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Am J Med. 2019 Jul 3. pii: S0002-9343(19)30540-6. doi: 10.1016/j.amjmed.2019.06.005. [Epub ahead of print]

Low Back Pain in the Emergency Department: Prevalence of Serious Spinal Pathologies and Diagnostic Accuracy of Red Flags.

Author information

1
Department of Internal Medicine, University Hospital Bern, Bern, Switzerland. Electronic address: gabriela.galliker@hotmail.com.
2
Department of Internal Medicine, University Hospital Bern, Bern, Switzerland.
3
Bern University of Applied Sciences, Department of Health, Bern, Switzerland; University Hospital Bern, Bern, Switzerland; Massachusetts General Hospital, Institute of Health Professions, Boston, Mass.
4
Karolinska Institutet, Department of Neurobiology, Care Sciences and Society, Division of Physiotherapy, Huddinge, Sweden; Institute of Environmental Medicine, Karolinska Institutet, Stockholm, Sweden.
5
Karolinska Institutet, Department of Neurobiology, Care Sciences and Society, Division of Physiotherapy, Huddinge, Sweden.

Abstract

BACKGROUND:

Very little evidence is available on the prevalence of serious spinal pathologies and the diagnostic accuracy of red flags in patients presenting to the emergency department (ED). This systematic review aims to investigate the prevalence of serious spinal pathologies and the diagnostic accuracy of red flags in patients presenting with low back pain to the ED.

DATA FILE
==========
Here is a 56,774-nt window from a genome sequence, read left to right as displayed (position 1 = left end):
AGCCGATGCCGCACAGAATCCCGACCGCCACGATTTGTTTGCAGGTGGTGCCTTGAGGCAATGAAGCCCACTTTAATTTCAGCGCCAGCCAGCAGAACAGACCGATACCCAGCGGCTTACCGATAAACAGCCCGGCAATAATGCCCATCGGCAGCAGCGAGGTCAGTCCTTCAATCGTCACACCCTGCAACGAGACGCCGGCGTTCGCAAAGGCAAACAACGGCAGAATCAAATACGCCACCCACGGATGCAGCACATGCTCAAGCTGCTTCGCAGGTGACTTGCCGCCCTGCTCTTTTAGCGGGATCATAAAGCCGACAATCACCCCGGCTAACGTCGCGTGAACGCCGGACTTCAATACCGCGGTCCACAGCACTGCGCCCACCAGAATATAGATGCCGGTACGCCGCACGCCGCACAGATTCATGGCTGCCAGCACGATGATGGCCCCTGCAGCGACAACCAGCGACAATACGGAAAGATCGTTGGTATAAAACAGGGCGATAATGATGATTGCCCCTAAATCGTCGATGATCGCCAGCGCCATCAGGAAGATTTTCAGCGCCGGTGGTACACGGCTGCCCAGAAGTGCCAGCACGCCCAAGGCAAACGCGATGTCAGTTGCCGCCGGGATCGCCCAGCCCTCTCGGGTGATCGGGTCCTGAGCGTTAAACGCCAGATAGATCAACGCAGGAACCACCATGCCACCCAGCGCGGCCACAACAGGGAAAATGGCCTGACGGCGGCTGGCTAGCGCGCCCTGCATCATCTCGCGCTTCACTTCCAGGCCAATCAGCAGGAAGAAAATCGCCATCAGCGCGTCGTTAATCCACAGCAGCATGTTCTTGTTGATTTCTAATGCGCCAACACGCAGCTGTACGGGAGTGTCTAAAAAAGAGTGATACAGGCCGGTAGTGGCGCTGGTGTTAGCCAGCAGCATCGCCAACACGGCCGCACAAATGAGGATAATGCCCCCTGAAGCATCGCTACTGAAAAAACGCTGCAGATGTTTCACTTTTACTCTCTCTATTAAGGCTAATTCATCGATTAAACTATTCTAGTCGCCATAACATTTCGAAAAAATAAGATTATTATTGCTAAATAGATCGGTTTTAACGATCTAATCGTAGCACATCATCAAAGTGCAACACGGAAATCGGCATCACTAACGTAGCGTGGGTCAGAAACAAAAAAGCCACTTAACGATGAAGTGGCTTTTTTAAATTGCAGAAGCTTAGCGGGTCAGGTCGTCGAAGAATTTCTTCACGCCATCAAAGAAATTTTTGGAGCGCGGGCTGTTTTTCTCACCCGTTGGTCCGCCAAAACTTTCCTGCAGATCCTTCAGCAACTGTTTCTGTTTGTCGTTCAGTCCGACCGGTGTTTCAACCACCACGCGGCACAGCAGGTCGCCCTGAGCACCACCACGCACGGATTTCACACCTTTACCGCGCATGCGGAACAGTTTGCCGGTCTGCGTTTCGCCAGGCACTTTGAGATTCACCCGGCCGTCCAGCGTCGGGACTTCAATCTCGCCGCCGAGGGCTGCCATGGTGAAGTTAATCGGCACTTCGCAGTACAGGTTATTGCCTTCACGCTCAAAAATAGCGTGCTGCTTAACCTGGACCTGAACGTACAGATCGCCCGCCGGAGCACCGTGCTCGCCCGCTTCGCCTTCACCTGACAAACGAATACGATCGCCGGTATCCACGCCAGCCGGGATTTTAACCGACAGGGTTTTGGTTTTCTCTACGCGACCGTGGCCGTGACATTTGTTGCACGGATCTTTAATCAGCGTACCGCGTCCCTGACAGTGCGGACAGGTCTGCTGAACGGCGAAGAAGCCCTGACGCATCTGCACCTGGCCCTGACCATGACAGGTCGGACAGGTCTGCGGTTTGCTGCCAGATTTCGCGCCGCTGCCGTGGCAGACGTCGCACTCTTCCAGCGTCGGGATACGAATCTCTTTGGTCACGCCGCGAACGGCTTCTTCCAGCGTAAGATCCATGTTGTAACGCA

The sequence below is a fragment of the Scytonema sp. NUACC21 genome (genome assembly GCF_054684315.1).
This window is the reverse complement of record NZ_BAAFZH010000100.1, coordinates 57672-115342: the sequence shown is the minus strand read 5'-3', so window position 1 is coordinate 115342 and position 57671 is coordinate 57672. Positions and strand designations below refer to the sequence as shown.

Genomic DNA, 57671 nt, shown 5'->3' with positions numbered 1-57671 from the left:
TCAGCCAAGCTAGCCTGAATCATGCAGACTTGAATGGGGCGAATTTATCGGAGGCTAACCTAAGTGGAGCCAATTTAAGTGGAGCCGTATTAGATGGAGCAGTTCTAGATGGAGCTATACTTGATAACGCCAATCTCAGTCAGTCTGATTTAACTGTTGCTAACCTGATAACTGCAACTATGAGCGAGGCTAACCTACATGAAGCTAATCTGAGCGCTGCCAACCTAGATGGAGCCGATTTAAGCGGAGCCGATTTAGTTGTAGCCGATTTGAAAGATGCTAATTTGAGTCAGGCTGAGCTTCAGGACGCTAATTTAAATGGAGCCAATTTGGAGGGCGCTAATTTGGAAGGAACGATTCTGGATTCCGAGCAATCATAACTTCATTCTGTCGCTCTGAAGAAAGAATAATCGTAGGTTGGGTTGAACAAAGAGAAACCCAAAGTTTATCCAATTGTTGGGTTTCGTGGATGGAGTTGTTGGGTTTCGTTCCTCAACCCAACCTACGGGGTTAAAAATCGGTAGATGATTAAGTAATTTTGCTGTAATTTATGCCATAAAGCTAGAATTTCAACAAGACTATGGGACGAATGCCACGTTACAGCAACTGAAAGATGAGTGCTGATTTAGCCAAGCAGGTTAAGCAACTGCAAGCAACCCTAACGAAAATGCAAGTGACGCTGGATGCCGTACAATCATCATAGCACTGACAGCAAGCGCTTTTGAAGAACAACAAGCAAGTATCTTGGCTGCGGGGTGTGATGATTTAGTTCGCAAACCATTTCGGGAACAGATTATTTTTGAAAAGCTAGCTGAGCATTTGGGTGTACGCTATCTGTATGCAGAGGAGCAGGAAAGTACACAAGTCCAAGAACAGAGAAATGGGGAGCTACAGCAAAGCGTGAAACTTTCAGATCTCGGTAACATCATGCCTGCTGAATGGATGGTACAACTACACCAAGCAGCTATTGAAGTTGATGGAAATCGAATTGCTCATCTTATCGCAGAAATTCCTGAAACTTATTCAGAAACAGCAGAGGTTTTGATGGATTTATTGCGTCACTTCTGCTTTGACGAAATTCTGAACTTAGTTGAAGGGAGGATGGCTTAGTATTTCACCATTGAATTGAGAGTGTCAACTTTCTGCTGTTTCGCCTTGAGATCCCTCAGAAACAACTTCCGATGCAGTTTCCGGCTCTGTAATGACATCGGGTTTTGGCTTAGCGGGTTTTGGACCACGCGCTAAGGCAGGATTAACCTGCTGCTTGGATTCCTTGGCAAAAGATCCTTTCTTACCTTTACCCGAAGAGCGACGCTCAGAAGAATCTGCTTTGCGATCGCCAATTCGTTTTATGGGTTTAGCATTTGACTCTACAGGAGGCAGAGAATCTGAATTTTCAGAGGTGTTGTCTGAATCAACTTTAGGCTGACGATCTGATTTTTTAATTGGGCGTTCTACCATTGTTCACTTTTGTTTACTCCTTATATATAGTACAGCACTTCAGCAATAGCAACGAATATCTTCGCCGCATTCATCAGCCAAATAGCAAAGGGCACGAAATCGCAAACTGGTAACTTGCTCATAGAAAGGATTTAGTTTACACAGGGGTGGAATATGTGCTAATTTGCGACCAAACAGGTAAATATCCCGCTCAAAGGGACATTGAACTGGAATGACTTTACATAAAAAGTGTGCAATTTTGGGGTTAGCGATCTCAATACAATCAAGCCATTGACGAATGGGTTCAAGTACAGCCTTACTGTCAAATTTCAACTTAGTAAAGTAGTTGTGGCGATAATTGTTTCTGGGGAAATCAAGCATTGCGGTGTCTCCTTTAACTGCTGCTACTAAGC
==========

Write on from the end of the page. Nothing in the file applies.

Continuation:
METHODS:

We systematically searched MEDLINE, PUBMED, EMBASE, Cochrane Library, and SCOPUS from inception to January 2019. Two reviewers independently reviewed the references and evaluated methodological quality.

RESULTS:

We analyzed 22 studies with a total of 41,320 patients. The prevalence of any requiring immediate/urgent treatment was 2.5%-5.1% in prospective and 0.7%-7.4% in retrospective studies (0.0%-7.2% for vertebral fractures, 0.0%-2.1% for spinal cancer, 0.0%-1.9% for infectious disorders, 0.1%-1.9% for pathologies with spinal cord/cauda equina compression, 0.0%-0.9% for vascular pathologies). Examples of red flags which increased the likelihood for a serious condition were suspicion or history of cancer (spinal cancer); intravenous drug use, indwelling vascular catheter, and other infection site (epidural abscess).

CONCLUSION:

We found a higher prevalence of serious spinal pathologies in the ED compared to the reported prevalence in primary care settings. As the diagnostic accuracy of most red flags was reported only by a single study, further validation in high-quality prospective studies is needed.

KEYWORDS:

Emergency department; Low back pain; Red flag; Risk factor; Serious spinal pathology

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